SYN Flood Attack
One of the most common and simplest attacks is a SYN Flood Attack. The purpose of this type of attack is to temporarily disable the functionality of a particular service, such as http (website) or SMTP (e-mail). Its principle is to send a large number of requests to a remote computer to attempt to establish a false connection. The affected system tries to allocate certain resources for each of these connections, thus completely exhausting its available system resources, and the computer will stop responding to other connection attempts.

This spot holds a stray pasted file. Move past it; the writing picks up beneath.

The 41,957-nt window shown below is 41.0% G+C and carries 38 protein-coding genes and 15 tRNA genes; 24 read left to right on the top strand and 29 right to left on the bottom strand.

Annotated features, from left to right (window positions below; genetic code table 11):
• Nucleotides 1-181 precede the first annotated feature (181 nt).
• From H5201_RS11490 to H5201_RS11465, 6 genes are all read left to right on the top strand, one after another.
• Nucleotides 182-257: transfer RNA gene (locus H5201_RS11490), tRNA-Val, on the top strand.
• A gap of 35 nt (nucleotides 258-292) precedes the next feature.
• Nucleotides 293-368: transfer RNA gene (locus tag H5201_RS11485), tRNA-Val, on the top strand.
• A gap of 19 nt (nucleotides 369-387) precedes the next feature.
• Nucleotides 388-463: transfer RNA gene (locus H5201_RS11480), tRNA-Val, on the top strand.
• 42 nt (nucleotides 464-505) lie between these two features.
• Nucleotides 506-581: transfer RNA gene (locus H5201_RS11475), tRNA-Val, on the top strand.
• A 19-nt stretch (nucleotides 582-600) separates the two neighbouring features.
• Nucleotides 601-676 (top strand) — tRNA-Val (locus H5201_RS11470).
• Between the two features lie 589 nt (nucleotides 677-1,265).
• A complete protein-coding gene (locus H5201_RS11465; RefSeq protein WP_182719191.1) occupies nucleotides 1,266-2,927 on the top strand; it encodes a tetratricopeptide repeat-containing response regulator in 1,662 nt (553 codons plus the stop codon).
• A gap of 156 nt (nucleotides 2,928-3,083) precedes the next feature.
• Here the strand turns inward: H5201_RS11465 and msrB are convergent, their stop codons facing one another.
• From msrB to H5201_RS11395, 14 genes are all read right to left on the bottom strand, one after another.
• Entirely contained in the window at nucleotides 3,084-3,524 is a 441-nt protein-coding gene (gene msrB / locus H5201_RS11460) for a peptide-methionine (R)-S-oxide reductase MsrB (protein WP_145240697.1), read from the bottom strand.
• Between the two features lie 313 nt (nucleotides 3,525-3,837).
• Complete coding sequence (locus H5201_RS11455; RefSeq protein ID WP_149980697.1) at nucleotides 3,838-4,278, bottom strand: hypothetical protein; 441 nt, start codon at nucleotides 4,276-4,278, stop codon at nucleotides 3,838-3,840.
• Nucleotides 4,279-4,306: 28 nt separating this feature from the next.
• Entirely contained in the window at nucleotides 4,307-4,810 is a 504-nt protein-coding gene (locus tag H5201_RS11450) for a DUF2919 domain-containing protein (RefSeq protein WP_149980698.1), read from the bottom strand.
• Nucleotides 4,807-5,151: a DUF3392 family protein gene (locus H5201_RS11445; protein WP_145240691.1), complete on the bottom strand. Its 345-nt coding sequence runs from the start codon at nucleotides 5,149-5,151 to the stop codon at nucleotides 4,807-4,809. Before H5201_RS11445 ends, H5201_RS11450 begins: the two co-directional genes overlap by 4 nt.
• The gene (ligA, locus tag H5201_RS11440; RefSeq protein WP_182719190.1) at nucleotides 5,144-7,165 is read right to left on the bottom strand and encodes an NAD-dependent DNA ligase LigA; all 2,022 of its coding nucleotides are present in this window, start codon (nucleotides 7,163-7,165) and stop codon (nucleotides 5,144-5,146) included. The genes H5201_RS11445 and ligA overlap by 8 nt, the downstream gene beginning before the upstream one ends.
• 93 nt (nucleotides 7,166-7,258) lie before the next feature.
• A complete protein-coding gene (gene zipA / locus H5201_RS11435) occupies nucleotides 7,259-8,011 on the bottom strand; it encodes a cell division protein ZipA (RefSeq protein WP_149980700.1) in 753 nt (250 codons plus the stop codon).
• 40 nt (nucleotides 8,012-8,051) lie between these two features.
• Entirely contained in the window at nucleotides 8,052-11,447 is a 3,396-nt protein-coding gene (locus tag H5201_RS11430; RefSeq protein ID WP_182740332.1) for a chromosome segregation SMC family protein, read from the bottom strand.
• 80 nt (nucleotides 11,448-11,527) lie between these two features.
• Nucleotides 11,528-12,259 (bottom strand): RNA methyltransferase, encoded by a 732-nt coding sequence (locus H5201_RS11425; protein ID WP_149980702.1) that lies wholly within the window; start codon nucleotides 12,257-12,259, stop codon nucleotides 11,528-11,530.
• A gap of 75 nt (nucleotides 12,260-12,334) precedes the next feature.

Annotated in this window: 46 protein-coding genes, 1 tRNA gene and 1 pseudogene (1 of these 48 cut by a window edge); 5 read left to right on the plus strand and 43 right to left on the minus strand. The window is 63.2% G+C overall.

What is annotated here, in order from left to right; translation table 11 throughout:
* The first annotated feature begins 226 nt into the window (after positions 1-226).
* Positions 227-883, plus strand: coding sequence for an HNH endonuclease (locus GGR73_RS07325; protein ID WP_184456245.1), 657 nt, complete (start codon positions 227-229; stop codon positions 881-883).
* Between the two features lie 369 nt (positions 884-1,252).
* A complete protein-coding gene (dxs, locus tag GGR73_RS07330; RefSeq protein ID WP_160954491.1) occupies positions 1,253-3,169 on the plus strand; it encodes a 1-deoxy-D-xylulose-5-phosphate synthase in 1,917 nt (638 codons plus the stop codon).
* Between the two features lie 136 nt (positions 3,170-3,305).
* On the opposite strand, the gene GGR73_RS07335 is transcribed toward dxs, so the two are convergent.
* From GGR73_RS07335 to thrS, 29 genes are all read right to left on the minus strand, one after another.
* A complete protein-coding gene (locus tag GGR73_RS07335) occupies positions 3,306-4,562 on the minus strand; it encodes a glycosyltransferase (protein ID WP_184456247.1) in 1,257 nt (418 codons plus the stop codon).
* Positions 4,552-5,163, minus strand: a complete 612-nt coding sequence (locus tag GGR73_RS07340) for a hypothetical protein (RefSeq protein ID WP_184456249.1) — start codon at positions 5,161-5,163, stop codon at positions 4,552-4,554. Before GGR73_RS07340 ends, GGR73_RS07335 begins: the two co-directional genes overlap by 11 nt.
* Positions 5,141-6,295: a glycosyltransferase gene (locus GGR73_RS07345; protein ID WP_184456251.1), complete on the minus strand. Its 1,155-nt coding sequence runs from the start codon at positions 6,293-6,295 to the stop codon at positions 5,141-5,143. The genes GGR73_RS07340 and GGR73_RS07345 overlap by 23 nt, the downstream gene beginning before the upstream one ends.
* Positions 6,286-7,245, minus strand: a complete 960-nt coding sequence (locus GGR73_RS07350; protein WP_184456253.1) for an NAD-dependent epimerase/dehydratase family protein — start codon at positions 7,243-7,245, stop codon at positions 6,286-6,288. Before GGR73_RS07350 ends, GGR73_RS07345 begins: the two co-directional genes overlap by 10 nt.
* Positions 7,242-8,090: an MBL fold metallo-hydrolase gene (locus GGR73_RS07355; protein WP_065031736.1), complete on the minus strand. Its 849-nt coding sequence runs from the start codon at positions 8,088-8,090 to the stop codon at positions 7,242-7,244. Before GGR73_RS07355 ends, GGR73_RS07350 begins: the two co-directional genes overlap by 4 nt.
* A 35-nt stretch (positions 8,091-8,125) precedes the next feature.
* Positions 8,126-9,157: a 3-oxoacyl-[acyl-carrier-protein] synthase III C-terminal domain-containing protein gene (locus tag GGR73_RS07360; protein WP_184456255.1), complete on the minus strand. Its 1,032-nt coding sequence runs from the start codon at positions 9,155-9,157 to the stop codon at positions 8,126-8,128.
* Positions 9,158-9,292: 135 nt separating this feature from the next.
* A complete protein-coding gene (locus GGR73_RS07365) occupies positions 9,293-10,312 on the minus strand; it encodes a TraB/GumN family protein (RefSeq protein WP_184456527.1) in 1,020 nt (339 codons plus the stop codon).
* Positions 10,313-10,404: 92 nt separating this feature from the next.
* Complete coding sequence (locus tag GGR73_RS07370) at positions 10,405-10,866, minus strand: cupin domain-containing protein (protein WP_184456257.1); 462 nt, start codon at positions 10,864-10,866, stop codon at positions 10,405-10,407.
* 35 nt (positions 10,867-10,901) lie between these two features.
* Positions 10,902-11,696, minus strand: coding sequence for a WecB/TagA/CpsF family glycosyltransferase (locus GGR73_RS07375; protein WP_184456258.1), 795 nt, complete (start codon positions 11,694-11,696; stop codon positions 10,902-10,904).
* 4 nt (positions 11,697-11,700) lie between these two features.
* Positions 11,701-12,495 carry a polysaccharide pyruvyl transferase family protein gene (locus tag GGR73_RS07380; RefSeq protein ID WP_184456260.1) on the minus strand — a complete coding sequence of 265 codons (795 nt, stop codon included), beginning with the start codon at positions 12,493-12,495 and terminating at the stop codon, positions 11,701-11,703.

This type of attack is based on the use of one of the TCP protocol properties, called a three-way handshake. A three-way handshake aims to verify whether the two sides really stand on a connection. In practice, it works by sending a SYN packet to the server (i.e., “syncing”). The server recognizes (i.e., “acknowledges”) a request for synchronization and sends back a packet with the SYN and ACK flags. In the third step, the client sends an ACK packet. A SYN Flood Attack works only if the server allocates the resources for the new connection when it receives the SYN packet before it receives the ACK packet. The attacker has two methods of making sure the server does not receive this packet. On the one hand, the attacker may simply omit it, or send a SYN packet with a fake IP address, and the server sends the SYN-ACK packet somewhere else, and the ACK packet does not arrive.